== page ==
By Deanna Barnert
Special to MSN Entertainment
Freshman comedy "Better With You" is right at home in ABC's Wednesday night comedy block. In this week's episode, airing at 8:30 p.m. ET/PT, with a shotgun wedding to plan, Reba McEntire gets in on the laughs. MSN got the story on Reba's visit and life on-set with JoAnna Garcia (Mia), Jake Lacy (Casey), Jennifer Finnigan (Maddie), Josh Cooke (Ben), Kurt Fuller (Joel) and Debra Jo Rupp (Vicky).
Bing: Watch clips of 'Better with
MSN TV: It's a "Reba" reunion! With JoAnna playing another knocked-up young lady, is there a bit of déjà vu being back together?
Reba McEntire: I'm not getting onto her the way I did on "Reba."
JoAnna Garcia: She doesn't smack me. In fact, I try to smack her!
Garcia: I looked like a bowling ball toward the end of my pregnancy on "Reba," but I'm excited. I have big boobs. If you want my boobs, you can go buy them for $32 at Victoria Secret.
Jake Lacy: Noted. Christmas gift.
Reba, your new album is about the different facets of who you are. How does acting fit into that?
McEntire: The new album's called "All the Women I Am" -- plug, plug! -- and that does include acting. I need a song about that! In my mind, there was always an invisible camera following me, since I was a little girl. Getting to act with people is the icing on the cake. I am a huge fan of ["Better With You"]. I love the concept. It's relatable, no matter what age you are.
Jennifer and Josh, you know about reunions. You played a couple on "Committed" in 2005. What is it like to be back together?
Jennifer Finnigan: We play a couple that's been together for nine years. It's difficult to generate that chemistry and level of comfort with someone, but we have that naturally because we've been friends for years, so I texted him, "Please be my boyfriend again."
Josh Cooke: And I said, "How does Johnny feel about that?"
Finnigan: What's funny is my husband (Jonathan Silverman) is always going, "It's so good to see you two back together again."
Cooke: Character-wise, we were totally nutty in "Committed," and it was the beginning of the relationship. You tend to play the same thing over and over in TV, so it's fun to be such different characters. We're both geeks in this one.
Finnigan: And we embrace that. He will read something and up the nerd factor so high. The writers love it and write to it.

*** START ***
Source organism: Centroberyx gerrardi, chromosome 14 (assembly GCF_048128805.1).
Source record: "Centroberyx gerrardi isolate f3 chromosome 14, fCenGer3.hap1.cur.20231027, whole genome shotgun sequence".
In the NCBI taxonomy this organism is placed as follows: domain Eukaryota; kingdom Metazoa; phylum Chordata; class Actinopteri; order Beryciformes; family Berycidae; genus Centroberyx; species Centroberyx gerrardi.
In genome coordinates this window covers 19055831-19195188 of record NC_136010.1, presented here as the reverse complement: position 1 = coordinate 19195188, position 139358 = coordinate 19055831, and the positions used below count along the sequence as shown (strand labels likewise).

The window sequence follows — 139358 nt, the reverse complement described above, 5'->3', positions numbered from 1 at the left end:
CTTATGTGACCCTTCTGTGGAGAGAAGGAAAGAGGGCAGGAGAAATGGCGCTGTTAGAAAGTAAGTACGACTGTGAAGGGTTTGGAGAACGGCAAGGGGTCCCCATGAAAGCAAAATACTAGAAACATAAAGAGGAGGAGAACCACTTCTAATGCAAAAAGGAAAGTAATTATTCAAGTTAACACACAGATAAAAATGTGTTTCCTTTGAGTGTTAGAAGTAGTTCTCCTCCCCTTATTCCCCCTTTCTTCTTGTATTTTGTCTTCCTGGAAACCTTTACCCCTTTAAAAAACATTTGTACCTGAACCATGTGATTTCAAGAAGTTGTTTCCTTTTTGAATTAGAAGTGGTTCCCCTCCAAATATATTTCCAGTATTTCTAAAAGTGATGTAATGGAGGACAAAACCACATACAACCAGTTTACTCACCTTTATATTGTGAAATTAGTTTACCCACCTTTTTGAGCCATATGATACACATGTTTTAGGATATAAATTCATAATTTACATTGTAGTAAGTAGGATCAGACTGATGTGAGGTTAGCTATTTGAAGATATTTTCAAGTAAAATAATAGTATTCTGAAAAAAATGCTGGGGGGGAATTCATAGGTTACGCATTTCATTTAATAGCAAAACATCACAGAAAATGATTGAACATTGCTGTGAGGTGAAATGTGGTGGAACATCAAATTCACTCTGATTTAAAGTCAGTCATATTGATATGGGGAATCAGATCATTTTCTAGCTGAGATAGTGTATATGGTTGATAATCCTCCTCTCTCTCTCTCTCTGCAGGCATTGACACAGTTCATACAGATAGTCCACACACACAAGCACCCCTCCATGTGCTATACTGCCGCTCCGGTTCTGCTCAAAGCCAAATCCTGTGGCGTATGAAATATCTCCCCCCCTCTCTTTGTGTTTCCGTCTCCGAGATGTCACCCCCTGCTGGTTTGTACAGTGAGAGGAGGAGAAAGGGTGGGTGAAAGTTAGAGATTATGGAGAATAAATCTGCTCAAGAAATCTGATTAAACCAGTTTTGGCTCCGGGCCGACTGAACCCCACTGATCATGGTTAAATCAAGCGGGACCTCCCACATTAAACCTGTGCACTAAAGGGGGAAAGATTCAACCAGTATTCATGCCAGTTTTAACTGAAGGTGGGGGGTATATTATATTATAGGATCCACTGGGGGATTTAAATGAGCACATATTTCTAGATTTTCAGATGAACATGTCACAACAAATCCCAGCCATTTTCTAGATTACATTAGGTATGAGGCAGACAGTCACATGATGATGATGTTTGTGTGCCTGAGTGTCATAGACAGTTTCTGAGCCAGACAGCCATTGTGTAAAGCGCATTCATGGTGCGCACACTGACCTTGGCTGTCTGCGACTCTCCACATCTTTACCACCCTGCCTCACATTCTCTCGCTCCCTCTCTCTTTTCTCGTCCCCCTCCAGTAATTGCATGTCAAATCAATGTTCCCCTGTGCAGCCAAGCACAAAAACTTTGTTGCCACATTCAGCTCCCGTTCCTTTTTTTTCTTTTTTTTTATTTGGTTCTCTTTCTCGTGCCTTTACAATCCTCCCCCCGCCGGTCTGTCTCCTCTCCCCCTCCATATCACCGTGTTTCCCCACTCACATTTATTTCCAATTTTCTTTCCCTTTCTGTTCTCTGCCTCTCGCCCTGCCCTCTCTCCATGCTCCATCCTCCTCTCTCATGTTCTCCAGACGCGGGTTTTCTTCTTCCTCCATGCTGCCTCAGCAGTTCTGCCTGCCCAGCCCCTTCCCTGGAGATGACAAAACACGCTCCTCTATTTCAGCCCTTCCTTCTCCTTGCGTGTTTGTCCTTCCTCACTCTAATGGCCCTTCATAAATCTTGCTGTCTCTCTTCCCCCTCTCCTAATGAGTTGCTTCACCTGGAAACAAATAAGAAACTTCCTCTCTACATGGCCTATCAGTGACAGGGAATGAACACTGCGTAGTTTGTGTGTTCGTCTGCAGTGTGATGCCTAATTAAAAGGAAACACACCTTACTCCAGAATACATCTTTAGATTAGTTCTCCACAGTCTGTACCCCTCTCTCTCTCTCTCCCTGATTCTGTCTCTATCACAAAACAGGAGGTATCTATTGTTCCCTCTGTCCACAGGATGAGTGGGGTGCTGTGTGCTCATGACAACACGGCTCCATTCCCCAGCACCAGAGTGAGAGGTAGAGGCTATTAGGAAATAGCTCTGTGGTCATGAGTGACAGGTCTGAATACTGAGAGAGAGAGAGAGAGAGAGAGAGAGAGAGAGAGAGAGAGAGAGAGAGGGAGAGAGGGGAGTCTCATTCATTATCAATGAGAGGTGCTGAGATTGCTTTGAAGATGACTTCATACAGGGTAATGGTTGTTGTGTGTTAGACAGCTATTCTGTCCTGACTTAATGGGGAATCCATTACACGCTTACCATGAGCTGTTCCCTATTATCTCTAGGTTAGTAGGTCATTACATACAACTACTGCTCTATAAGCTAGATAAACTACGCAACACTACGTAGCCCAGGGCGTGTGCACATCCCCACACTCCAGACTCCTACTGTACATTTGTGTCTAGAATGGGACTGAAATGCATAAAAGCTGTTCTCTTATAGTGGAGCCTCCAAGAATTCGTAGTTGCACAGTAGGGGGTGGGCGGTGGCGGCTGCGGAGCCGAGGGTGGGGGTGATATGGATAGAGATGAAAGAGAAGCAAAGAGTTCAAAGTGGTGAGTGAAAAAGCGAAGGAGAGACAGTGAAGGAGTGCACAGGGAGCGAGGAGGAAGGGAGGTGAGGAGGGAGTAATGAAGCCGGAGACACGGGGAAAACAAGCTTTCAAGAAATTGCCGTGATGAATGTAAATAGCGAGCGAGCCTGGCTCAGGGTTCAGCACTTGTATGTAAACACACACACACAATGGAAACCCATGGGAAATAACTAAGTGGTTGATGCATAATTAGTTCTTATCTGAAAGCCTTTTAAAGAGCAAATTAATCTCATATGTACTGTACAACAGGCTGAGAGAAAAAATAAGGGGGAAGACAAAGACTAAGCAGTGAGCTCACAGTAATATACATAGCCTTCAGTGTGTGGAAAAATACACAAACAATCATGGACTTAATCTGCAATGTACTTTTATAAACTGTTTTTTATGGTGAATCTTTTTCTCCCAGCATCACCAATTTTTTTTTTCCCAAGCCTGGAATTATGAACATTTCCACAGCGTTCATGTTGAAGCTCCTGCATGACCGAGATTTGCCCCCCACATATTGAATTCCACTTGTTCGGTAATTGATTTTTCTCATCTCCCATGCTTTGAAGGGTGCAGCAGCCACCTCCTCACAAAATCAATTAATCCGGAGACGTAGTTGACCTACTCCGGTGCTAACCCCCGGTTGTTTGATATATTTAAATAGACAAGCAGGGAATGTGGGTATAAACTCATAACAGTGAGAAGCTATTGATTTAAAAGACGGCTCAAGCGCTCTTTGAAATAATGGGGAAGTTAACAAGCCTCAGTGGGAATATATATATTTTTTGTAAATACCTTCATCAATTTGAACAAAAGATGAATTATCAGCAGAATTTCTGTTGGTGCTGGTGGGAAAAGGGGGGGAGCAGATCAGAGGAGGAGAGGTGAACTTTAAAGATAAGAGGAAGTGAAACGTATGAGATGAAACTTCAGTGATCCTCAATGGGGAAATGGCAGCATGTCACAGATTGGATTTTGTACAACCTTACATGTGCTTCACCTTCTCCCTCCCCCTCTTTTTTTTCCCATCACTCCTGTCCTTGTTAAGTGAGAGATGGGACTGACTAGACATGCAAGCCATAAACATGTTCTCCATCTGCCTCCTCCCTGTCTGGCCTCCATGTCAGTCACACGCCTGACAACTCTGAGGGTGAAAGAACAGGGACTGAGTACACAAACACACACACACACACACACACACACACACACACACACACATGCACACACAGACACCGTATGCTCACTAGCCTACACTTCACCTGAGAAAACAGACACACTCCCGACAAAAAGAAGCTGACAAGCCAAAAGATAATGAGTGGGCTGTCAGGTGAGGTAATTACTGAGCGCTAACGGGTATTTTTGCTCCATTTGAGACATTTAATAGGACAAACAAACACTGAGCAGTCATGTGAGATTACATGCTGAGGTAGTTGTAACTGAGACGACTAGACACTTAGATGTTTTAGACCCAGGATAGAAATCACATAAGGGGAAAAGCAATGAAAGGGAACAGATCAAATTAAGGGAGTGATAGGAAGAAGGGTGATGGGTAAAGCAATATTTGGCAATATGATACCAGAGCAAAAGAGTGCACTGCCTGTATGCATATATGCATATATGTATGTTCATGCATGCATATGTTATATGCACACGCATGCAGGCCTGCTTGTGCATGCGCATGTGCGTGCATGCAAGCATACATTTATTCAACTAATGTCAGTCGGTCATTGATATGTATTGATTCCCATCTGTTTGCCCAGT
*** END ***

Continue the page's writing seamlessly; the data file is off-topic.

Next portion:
Who in the cast is most like his/her character?
Debra Jo Rupp: Jennifer.
Kurt Fuller: I agree. Focused, efficient, organized, sincere, go-getter, kind and a little wicked.
Cooke: It might be me, honestly. I'm really nerdy and I hate rocking the boat.
Finnigan: Kurt, as well. His level of neuroses is in keeping with his character. That's diplomatic, right?
Rupp: I feel Vicky is the little acerbic, bitter side of Debra Jo that they latched onto rather quickly and love to use.
Fuller: They're taking their cues from who we are as people. Maybe not our lives, but our basic energy.
Garcia: That's a sign of a great writer, but Jake certainly plays a character.
Lacy: I'm a deep, deep man in real life. [laughs] Casey is certainly a part of who I am -- the part that's not always quick on the draw -- but there's also a version of Jake that's not Casey. I will do [endless] jokes about Casey not getting things, as long as Casey comes with heart and his intention is to be there for his family, and the writers do that beautifully and consistently.
This show is a big shift from your last steady TV gigs. Are you each enjoying that change?
Finnigan: The hours on "Close to Home" made me a tired, unhappy person. It was great to be "the star," but I'd rather be in a strong ensemble surrounded by amazing people who make your work better.
Fuller: It bothered me that I liked my character on "Supernatural" so much. He was such a bad man, and I enjoyed it, but making people laugh rather than bleed is a welcome relief. Also, after being called "a douche," "baldy" and "ugly" by two of the best-looking men you're ever going to find, this is definitely better for my soul.
Rupp: Kitty [on "That 70s Show"] was so in me, with her high voice and the laugh. To not have to be happy all the time is a gift from the heavens. To have a hairdo that I can actually go out with afterward and not have to explain and to wear pretty clothes is unbelievable.
Garcia: I loved "Privileged" and am proud of that show, but I love playing a character who is a little more out-there. Mia feels a lot like Cheyenne to me, so it's nice to tap back into that.
How do you guys like shooting in front of a live audience?
Rupp: I need the audience. I'll fight tooth and nail, because sometimes we do preshoots without them.
Cooke: Scripts change every day, so you have highs and lows throughout the week. It elevates once you have the audience there, but it's a fine line: These tapings can last from three to six hours. The major benefit of this medium is that you get to rehearse and try new things, so taping night is so fun. When you've got an audience that gets it --
Finnigan: There's nothing like that. You'll do anything to make them laugh. So much energy. So much adrenaline. The other big advantage is you immediately know what's funny and what will work. There's no other medium that gets to do that.
Garcia: This is the life, man. We have the best job in show business.
"Better with You" airs Wednesdays at 8:30 p.m. ET/PT on ABC.Deanna Barnert is a Tinseltown-based entertainment journalist. She has covered TV and film for over a decade, contributing features and celeb profiles to MSN.com, SheKnows.com, Lucid, Genre, Soap World Australia and other outlets. A member of the Television Critics Association and former Soap Opera Weekly editor, she has appeared as an expert on Soap Net and Rick Dees in the Morning. She also contributed to the Explorer Guide Los Angeles. Check out her blog, TVDeeva.com.
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